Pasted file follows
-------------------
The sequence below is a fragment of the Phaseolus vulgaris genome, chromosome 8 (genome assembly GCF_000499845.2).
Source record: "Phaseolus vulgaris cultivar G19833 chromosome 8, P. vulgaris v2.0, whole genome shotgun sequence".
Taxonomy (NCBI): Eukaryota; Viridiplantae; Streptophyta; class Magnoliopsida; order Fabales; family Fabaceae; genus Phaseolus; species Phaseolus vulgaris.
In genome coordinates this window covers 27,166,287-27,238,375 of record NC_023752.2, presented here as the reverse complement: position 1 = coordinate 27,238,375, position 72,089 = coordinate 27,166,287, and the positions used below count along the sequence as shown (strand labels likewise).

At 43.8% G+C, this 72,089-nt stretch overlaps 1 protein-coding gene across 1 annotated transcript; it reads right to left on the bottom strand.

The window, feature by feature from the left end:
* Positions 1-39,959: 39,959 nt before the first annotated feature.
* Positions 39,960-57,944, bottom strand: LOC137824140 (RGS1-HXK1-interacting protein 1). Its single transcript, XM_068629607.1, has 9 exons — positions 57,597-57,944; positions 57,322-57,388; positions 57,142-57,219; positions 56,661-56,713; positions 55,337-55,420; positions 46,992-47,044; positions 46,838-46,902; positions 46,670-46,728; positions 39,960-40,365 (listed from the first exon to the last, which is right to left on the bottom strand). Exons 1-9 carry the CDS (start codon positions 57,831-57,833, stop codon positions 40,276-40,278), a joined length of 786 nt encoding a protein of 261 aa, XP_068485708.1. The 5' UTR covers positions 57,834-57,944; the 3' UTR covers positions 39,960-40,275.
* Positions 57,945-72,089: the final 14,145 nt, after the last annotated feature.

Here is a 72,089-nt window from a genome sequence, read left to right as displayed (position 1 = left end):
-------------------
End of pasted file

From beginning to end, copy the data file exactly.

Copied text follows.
The sequence below is a fragment of the Phaseolus vulgaris genome, chromosome 8 (genome assembly GCF_000499845.2).
Source record: "Phaseolus vulgaris cultivar G19833 chromosome 8, P. vulgaris v2.0, whole genome shotgun sequence".
Taxonomy (NCBI): Eukaryota; Viridiplantae; Streptophyta; class Magnoliopsida; order Fabales; family Fabaceae; genus Phaseolus; species Phaseolus vulgaris.
In genome coordinates this window covers 27,166,287-27,238,375 of record NC_023752.2, presented here as the reverse complement: position 1 = coordinate 27,238,375, position 72,089 = coordinate 27,166,287, and the positions used below count along the sequence as shown (strand labels likewise).

At 43.8% G+C, this 72,089-nt stretch overlaps 1 protein-coding gene across 1 annotated transcript; it reads right to left on the bottom strand.

The window, feature by feature from the left end:
* Positions 1-39,959: 39,959 nt before the first annotated feature.
* Positions 39,960-57,944, bottom strand: LOC137824140 (RGS1-HXK1-interacting protein 1). Its single transcript, XM_068629607.1, has 9 exons — positions 57,597-57,944; positions 57,322-57,388; positions 57,142-57,219; positions 56,661-56,713; positions 55,337-55,420; positions 46,992-47,044; positions 46,838-46,902; positions 46,670-46,728; positions 39,960-40,365 (listed from the first exon to the last, which is right to left on the bottom strand). Exons 1-9 carry the CDS (start codon positions 57,831-57,833, stop codon positions 40,276-40,278), a joined length of 786 nt encoding a protein of 261 aa, XP_068485708.1. The 5' UTR covers positions 57,834-57,944; the 3' UTR covers positions 39,960-40,275.
* Positions 57,945-72,089: the final 14,145 nt, after the last annotated feature.

Here is a 72,089-nt window from a genome sequence, read left to right as displayed (position 1 = left end):